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Difference in Convergences

  1. Jun 22, 2011 #1
    What is the difference between piecewise, uniform and absolute convergence? When I go about proving whether something converges uniformly vs. just converges do I go about the problem differently? If someone could provide rigorous and layman's terms definitions for these that would be great!
  2. jcsd
  3. Jun 22, 2011 #2
    Do you mean "pointwise" instead of "piecewise"?

    I assume you know the definition of convergence: for each epsilon, there is a delta.... For pointwise convergence, this delta depends on what x you are considering. But for uniform convergence it doesn't depend on the x.

    For instance, you might want to search Gibbs Phenomenon. In this case, the functions converge very slowly for points near the jumps in the function while they converge very slowly for those between the jumps. This doesn't happen in uniform convergence; the functions converge at a speed independent of where you look.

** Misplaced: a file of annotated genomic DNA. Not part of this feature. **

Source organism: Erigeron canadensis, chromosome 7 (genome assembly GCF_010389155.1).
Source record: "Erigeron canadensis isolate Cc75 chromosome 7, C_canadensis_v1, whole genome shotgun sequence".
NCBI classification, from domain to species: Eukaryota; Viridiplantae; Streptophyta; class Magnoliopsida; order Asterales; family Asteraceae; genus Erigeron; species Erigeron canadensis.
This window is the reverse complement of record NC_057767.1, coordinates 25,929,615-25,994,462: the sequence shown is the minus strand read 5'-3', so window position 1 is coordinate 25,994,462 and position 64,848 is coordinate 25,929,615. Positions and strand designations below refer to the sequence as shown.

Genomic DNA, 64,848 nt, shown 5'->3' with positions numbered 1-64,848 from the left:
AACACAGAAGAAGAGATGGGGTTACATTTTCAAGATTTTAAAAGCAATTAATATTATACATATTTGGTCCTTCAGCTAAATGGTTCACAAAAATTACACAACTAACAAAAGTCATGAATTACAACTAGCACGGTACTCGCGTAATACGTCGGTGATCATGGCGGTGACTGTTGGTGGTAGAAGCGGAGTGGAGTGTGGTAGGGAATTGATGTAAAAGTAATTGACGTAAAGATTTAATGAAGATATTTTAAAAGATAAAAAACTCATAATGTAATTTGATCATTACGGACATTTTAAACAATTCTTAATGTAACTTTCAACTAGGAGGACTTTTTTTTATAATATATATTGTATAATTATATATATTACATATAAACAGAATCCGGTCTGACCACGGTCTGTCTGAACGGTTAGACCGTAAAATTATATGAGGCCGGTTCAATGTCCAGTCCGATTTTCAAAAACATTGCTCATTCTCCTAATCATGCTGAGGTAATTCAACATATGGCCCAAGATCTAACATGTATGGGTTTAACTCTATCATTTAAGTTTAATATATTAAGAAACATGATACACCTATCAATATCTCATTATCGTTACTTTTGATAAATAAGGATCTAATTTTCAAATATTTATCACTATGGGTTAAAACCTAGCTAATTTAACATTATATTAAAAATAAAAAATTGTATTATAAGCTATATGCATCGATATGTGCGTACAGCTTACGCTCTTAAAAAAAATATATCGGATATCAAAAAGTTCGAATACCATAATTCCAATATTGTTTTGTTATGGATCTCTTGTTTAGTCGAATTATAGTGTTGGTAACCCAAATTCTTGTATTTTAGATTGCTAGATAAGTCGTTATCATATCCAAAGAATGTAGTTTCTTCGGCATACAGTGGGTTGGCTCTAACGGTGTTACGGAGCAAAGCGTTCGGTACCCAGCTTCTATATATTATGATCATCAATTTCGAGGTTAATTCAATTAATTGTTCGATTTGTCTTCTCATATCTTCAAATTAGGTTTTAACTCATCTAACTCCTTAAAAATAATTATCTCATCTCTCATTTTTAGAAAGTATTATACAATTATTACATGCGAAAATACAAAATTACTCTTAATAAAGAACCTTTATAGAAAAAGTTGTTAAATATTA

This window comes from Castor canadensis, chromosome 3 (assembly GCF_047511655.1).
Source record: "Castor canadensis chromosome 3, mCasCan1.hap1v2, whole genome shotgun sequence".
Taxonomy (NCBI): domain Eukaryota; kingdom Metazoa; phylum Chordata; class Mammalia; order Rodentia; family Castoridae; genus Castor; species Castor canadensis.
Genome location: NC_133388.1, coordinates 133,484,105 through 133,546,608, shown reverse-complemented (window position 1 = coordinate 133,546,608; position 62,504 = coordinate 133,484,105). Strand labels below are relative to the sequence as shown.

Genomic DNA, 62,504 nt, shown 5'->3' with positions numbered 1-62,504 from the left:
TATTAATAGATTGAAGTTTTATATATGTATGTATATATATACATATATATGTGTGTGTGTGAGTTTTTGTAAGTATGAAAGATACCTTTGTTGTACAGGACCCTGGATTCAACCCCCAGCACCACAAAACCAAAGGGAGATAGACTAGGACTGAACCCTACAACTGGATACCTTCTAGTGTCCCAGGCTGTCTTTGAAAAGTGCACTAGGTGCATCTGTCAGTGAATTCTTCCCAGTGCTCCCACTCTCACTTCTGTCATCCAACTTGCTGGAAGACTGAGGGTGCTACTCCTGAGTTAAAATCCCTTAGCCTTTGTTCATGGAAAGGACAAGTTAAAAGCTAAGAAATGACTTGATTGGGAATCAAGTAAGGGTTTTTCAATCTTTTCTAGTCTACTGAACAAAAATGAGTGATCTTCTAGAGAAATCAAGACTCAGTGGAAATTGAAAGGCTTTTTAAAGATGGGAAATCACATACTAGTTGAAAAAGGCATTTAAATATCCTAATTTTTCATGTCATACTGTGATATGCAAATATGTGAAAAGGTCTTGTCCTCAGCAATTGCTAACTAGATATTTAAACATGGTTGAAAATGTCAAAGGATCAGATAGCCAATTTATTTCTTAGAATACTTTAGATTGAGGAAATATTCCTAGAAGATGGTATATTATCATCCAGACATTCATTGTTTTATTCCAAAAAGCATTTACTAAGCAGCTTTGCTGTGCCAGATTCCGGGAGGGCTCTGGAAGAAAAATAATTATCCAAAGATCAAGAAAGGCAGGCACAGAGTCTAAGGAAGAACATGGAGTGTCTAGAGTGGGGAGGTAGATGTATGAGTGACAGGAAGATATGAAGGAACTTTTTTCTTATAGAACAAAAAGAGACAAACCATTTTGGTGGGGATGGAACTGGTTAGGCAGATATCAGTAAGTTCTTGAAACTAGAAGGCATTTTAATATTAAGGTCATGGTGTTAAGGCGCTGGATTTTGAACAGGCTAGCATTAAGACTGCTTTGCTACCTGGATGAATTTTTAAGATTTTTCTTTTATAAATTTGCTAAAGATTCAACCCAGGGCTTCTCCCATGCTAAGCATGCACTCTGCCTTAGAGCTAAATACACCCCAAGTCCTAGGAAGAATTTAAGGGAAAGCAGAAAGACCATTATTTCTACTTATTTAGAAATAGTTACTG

Absolute convergence deals with series. It is when the infinite sum of the absolute values convergence.

    When you go about proving that a sequence converges, you write delta as a function of epsilon and x, right? But this would prove pointwise convergence. For uniform convergence, you shouldn't have an x so delta should be a function of only epsilon.
  4. Jun 23, 2011 #3


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    You mean "very fast for those between the jumps".

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